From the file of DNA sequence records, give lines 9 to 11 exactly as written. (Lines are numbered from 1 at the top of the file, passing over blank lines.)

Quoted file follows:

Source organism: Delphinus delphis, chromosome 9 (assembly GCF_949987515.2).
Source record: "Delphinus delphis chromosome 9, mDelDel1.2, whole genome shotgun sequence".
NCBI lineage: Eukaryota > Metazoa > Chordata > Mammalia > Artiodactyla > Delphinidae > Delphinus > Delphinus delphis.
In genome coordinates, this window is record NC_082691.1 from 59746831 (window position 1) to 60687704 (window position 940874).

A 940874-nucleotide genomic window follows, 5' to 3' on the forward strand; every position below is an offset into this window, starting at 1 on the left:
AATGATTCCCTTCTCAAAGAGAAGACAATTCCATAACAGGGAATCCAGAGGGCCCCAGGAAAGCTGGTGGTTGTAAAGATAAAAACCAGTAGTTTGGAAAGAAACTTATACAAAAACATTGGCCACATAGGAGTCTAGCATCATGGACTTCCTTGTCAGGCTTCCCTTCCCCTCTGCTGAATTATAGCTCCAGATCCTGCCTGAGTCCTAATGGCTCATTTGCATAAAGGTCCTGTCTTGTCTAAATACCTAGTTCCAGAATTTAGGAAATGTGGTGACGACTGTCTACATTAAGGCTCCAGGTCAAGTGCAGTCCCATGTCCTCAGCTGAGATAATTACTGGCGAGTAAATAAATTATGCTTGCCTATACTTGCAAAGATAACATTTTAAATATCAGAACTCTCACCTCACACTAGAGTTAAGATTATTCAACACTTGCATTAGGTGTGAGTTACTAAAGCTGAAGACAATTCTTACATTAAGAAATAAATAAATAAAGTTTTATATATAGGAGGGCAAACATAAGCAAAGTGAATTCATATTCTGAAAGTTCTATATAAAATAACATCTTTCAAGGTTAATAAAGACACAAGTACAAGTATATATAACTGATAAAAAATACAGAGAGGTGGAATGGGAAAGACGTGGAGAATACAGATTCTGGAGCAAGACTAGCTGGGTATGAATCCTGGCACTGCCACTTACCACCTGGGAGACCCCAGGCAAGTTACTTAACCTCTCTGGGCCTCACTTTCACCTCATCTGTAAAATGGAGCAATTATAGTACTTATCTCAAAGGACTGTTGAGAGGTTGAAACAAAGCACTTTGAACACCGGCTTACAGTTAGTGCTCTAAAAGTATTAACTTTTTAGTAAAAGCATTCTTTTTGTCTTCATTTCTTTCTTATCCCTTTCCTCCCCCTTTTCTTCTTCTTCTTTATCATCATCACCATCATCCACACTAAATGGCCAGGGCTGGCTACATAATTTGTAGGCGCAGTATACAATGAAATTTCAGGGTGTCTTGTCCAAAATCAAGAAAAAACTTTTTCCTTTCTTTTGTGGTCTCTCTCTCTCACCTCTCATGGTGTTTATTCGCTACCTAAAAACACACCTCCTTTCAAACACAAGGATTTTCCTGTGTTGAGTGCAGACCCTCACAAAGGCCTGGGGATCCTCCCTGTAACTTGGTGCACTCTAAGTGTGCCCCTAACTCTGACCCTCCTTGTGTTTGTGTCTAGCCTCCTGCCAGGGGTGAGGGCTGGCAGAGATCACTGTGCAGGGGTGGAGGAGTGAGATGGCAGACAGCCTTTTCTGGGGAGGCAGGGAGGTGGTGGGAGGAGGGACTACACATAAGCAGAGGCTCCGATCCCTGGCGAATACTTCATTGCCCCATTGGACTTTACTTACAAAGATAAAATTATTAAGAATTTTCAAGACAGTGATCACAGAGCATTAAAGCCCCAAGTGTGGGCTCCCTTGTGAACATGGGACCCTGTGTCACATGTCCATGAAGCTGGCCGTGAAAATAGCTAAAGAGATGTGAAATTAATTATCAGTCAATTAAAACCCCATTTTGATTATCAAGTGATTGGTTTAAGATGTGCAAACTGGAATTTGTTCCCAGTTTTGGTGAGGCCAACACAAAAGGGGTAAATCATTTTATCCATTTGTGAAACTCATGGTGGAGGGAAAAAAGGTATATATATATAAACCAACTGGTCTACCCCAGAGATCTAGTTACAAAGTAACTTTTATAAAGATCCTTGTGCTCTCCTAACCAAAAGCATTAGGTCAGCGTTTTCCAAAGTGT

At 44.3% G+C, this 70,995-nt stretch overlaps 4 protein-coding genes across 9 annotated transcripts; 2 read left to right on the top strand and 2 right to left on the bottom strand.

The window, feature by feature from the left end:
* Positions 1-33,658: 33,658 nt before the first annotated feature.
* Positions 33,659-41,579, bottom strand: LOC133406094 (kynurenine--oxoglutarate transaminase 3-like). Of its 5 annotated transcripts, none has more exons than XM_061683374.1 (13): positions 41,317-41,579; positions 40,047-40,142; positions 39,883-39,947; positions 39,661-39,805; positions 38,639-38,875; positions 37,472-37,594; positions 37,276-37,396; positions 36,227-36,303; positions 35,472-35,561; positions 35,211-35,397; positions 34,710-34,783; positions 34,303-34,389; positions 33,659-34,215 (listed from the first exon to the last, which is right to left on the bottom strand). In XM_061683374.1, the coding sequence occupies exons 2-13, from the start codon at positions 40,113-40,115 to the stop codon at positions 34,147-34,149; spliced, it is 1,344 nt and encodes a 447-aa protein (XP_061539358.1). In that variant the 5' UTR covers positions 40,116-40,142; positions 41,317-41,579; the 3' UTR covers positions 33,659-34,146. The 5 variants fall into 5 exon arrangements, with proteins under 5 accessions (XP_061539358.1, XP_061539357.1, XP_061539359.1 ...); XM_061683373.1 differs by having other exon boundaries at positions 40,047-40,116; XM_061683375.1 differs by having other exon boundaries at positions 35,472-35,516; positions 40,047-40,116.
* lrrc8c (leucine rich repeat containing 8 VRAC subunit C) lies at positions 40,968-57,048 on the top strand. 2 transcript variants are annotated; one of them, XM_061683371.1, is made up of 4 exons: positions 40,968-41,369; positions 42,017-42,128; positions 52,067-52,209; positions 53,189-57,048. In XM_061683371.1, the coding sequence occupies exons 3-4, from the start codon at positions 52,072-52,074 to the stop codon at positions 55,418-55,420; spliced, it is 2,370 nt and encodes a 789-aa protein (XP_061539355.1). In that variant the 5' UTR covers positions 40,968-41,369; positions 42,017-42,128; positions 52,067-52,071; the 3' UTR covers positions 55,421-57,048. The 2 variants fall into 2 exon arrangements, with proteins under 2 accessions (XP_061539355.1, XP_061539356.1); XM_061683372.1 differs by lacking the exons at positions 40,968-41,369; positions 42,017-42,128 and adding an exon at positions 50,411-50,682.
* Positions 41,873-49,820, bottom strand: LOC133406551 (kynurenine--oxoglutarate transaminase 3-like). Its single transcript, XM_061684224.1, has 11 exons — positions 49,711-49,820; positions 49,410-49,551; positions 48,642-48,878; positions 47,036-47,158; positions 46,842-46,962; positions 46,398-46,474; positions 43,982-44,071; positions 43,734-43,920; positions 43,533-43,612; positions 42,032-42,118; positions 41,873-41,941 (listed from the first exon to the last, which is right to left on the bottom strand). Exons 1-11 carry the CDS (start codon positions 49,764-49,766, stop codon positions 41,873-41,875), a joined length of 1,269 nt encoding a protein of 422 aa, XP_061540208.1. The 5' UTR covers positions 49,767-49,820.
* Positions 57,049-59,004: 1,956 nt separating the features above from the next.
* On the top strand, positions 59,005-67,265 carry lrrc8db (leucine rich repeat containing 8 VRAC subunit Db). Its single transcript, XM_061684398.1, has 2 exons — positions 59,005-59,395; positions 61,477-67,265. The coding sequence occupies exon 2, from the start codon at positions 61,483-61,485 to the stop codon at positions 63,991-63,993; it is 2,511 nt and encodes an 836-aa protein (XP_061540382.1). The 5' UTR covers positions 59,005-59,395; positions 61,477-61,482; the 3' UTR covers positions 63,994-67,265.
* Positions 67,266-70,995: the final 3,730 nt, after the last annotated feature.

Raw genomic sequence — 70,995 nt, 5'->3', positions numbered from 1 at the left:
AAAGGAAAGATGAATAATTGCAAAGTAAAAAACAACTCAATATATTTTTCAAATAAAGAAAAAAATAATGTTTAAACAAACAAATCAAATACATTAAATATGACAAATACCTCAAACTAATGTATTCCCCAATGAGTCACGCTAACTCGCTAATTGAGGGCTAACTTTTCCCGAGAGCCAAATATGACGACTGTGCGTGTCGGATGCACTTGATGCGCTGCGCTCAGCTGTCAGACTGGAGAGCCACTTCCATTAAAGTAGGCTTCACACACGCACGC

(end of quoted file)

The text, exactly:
* Positions 1-33,658: 33,658 nt before the first annotated feature.
* Positions 33,659-41,579, bottom strand: LOC133406094 (kynurenine--oxoglutarate transaminase 3-like). Of its 5 annotated transcripts, none has more exons than XM_061683374.1 (13): positions 41,317-41,579; positions 40,047-40,142; positions 39,883-39,947; positions 39,661-39,805; positions 38,639-38,875; positions 37,472-37,594; positions 37,276-37,396; positions 36,227-36,303; positions 35,472-35,561; positions 35,211-35,397; positions 34,710-34,783; positions 34,303-34,389; positions 33,659-34,215 (listed from the first exon to the last, which is right to left on the bottom strand). In XM_061683374.1, the coding sequence occupies exons 2-13, from the start codon at positions 40,113-40,115 to the stop codon at positions 34,147-34,149; spliced, it is 1,344 nt and encodes a 447-aa protein (XP_061539358.1). In that variant the 5' UTR covers positions 40,116-40,142; positions 41,317-41,579; the 3' UTR covers positions 33,659-34,146. The 5 variants fall into 5 exon arrangements, with proteins under 5 accessions (XP_061539358.1, XP_061539357.1, XP_061539359.1 ...); XM_061683373.1 differs by having other exon boundaries at positions 40,047-40,116; XM_061683375.1 differs by having other exon boundaries at positions 35,472-35,516; positions 40,047-40,116.
* lrrc8c (leucine rich repeat containing 8 VRAC subunit C) lies at positions 40,968-57,048 on the top strand. 2 transcript variants are annotated; one of them, XM_061683371.1, is made up of 4 exons: positions 40,968-41,369; positions 42,017-42,128; positions 52,067-52,209; positions 53,189-57,048. In XM_061683371.1, the coding sequence occupies exons 3-4, from the start codon at positions 52,072-52,074 to the stop codon at positions 55,418-55,420; spliced, it is 2,370 nt and encodes a 789-aa protein (XP_061539355.1). In that variant the 5' UTR covers positions 40,968-41,369; positions 42,017-42,128; positions 52,067-52,071; the 3' UTR covers positions 55,421-57,048. The 2 variants fall into 2 exon arrangements, with proteins under 2 accessions (XP_061539355.1, XP_061539356.1); XM_061683372.1 differs by lacking the exons at positions 40,968-41,369; positions 42,017-42,128 and adding an exon at positions 50,411-50,682.